Of course, these words of Isaiah play music in the heads of Christmas lovers everywhere: "For unto us a child is born, unto us a son is given: and the government shall be upon his shoulder: and his name shall be called Wonderful, Counsellor, The mighty God, The everlasting Father, The Prince of Peace. (Isaiah 9:6)
Isaiah saw not only his birth but the brutal realities of his mortal mission: "He is despised and rejected of men; a man of sorrows, and acquainted with grief: and we hid as it were our faces from him; he was despised, and we esteemed him not.Surely he hath borne our griefs, and carried our sorrows: yet we did esteem him stricken, smitten of God, and afflicted. But he was wounded for our transgressions, he was bruised for our iniquities: the chastisement of our peace was upon him; and with his stripes we are healed." (Isaiah 53:4-5)
But long before Isaiah, Moses was told: "For they would not hearken unto his voice, nor believe on his Only Begotten Son, even him whom he declared should come in the meridian of time, who was prepared from before the foundation of the world." (Moses 5:57) In this particular chapter, Moses is told of the generations just after Adam and the clear teaching they received of the pre-mortal Christ.
The Prophet Micah said "But thou, Bethlehem Ephratah, though thou be little among the thousands of Judah, yet out of thee shall he come forth unto me that is to be ruler in Israel; whose goings forth have been from of old, from everlasting." (Micah 5:2-3).
Six hundred years before Christ the Prophet Nephi saw in vision the miracle of his birth: "And it came to pass that I saw the heavens open; and an angel came down and stood before me; and he said unto me: Nephi, what beholdest thou? And I said unto him: A virgin, most beautiful and fair above all other virgins. And he said unto me: Knowest thou the condescension of God? And I said unto him: I know that he loveth his children; nevertheless, I do not know the meaning of all things. And he said unto me: Behold, the virgin whom thou seest is the mother of the Son of God, after the manner of the flesh. And it came to pass that I beheld that she was carried away in the Spirit; and after she had been carried away in the Spirit for the space of a time the angel spake unto me, saying: Look! And I looked and beheld the virgin again, bearing a child in her arms. And the angel said unto me: Behold the Lamb of God, yea, even the Son of the Eternal Father!" (1 Nephi 11:14-21)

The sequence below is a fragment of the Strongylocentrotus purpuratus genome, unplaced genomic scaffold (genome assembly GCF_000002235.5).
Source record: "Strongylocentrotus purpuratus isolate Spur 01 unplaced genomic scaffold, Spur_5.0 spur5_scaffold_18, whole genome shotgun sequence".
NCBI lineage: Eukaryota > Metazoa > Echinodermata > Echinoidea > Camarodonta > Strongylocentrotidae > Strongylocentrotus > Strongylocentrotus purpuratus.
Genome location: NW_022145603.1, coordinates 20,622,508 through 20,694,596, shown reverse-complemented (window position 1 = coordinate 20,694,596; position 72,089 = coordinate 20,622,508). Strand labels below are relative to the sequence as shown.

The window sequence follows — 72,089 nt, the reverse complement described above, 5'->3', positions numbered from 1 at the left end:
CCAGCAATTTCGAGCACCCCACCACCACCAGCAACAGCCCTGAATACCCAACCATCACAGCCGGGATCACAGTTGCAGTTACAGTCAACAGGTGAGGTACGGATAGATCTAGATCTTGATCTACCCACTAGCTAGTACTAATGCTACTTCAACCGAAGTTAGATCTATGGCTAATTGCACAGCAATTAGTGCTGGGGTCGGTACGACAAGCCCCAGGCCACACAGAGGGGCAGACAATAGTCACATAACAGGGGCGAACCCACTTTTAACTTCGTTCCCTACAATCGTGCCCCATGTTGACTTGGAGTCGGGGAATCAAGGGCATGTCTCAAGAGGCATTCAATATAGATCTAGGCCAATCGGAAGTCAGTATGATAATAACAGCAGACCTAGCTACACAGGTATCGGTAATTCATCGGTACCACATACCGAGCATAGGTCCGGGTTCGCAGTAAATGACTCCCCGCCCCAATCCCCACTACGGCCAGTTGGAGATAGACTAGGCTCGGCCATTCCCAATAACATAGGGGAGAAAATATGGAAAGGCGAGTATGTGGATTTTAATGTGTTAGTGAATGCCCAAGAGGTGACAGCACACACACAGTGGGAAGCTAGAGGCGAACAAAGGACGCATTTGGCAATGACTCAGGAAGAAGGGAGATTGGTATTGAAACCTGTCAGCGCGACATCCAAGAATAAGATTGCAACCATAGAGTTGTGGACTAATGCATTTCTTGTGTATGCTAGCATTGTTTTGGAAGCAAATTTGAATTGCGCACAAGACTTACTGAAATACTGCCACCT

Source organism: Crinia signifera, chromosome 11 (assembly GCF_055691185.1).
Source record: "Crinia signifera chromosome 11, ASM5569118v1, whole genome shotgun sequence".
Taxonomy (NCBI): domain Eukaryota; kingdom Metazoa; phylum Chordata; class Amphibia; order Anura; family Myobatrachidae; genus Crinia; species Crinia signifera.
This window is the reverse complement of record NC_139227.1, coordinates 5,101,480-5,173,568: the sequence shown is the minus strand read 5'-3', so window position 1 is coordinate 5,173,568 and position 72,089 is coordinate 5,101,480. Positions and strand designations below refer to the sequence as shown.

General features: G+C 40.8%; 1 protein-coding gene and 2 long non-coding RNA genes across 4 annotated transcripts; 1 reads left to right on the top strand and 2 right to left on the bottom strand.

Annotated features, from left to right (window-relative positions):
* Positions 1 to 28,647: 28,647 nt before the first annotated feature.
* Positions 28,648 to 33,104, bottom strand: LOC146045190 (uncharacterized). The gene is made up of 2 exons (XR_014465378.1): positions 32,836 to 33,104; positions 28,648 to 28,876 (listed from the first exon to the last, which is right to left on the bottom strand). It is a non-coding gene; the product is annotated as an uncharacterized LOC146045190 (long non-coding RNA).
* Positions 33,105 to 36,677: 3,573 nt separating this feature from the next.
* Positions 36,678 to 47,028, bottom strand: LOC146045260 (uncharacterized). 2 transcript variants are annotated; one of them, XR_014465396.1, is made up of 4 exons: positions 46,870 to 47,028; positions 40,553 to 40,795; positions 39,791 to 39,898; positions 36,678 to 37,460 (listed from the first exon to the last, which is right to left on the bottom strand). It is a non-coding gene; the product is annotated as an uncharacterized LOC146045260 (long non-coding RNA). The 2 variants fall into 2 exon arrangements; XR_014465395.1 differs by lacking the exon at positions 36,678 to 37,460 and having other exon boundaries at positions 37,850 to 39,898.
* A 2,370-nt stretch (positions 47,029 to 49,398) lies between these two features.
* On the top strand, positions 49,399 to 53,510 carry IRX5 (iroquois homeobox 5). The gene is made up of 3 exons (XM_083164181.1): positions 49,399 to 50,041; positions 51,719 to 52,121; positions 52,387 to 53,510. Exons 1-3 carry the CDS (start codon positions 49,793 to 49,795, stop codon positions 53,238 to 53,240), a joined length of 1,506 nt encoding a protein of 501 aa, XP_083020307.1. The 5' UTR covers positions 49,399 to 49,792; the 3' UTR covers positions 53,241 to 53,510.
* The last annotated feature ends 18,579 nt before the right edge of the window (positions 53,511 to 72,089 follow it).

That these and other scriptural references to the coming Messiah were available and known is evident in the New Testament accounts of the Nativity. When King Herod inquired of the Wise Men where to find the Newborn King (so that he might kill him) he was told that Jewish scriptures foretold his coming in Bethlehem. (Matthew 2:4-6)
Clearly, the anticipation of Christ was as evident as the "heathen" practices of ancient history. How much these practices were connected to the celebration, if at all, is pure speculation. But the very tone of the prophets as quoted from scripture above is quite different compared to their teachings on other subjects. On the topic of the Messiah they were effusive in their praise, forward-looking in their prophecies, and celebratory in their tone.
In the pre-existent state, the scripture records the celebration as a "shout for joy". Job through his trials and adversities exulted in his coming, too: "For I know that my redeemer liveth, and that he shall stand at the latter day upon the earth." (Job 19:25). To the shepherds outside of Bethlehem, the "multitude of heavenly host" sang their praises and adoration of the Christ child. All of that sounds very much like Christmas observance even in modern times.
These are the elements of Christmas celebration we emulate through our modern-day observances with Christmas trees, Santa Claus, mistletoe, carols and egg nog. It is an ancient celebration. It is a celebration that took place before the world was and a celebration observed before Christ came into the world. And it is a celebration we continue in anticipation of His coming again.